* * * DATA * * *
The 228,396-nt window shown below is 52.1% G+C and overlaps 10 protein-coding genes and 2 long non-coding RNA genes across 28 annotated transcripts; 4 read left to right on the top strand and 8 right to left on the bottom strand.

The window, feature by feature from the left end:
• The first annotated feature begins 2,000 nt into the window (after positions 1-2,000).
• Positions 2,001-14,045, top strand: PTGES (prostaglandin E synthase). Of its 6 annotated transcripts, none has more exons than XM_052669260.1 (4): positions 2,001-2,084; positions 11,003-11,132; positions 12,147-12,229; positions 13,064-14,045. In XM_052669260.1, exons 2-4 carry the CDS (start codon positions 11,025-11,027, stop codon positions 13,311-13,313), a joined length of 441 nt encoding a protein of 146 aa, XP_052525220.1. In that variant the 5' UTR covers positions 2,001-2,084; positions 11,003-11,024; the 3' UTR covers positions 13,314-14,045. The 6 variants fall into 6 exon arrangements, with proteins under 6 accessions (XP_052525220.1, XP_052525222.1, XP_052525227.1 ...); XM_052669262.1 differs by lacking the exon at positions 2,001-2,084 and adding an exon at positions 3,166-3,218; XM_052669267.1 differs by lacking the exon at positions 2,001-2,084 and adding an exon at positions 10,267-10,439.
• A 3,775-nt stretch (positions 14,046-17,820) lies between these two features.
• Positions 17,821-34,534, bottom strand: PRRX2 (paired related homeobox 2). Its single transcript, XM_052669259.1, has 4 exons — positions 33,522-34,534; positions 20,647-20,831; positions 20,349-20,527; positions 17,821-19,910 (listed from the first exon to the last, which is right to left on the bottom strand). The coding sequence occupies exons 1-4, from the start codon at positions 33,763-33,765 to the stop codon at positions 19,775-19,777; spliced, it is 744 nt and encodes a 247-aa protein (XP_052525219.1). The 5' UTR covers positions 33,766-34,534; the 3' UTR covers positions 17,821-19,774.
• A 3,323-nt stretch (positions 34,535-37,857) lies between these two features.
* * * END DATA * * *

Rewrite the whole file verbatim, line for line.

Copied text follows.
The 228,396-nt window shown below is 52.1% G+C and overlaps 10 protein-coding genes and 2 long non-coding RNA genes across 28 annotated transcripts; 4 read left to right on the top strand and 8 right to left on the bottom strand.

The window, feature by feature from the left end:
• The first annotated feature begins 2,000 nt into the window (after positions 1-2,000).
• Positions 2,001-14,045, top strand: PTGES (prostaglandin E synthase). Of its 6 annotated transcripts, none has more exons than XM_052669260.1 (4): positions 2,001-2,084; positions 11,003-11,132; positions 12,147-12,229; positions 13,064-14,045. In XM_052669260.1, exons 2-4 carry the CDS (start codon positions 11,025-11,027, stop codon positions 13,311-13,313), a joined length of 441 nt encoding a protein of 146 aa, XP_052525220.1. In that variant the 5' UTR covers positions 2,001-2,084; positions 11,003-11,024; the 3' UTR covers positions 13,314-14,045. The 6 variants fall into 6 exon arrangements, with proteins under 6 accessions (XP_052525220.1, XP_052525222.1, XP_052525227.1 ...); XM_052669262.1 differs by lacking the exon at positions 2,001-2,084 and adding an exon at positions 3,166-3,218; XM_052669267.1 differs by lacking the exon at positions 2,001-2,084 and adding an exon at positions 10,267-10,439.
• A 3,775-nt stretch (positions 14,046-17,820) lies between these two features.
• Positions 17,821-34,534, bottom strand: PRRX2 (paired related homeobox 2). Its single transcript, XM_052669259.1, has 4 exons — positions 33,522-34,534; positions 20,647-20,831; positions 20,349-20,527; positions 17,821-19,910 (listed from the first exon to the last, which is right to left on the bottom strand). The coding sequence occupies exons 1-4, from the start codon at positions 33,763-33,765 to the stop codon at positions 19,775-19,777; spliced, it is 744 nt and encodes a 247-aa protein (XP_052525219.1). The 5' UTR covers positions 33,766-34,534; the 3' UTR covers positions 17,821-19,774.
• A 3,323-nt stretch (positions 34,535-37,857) lies between these two features.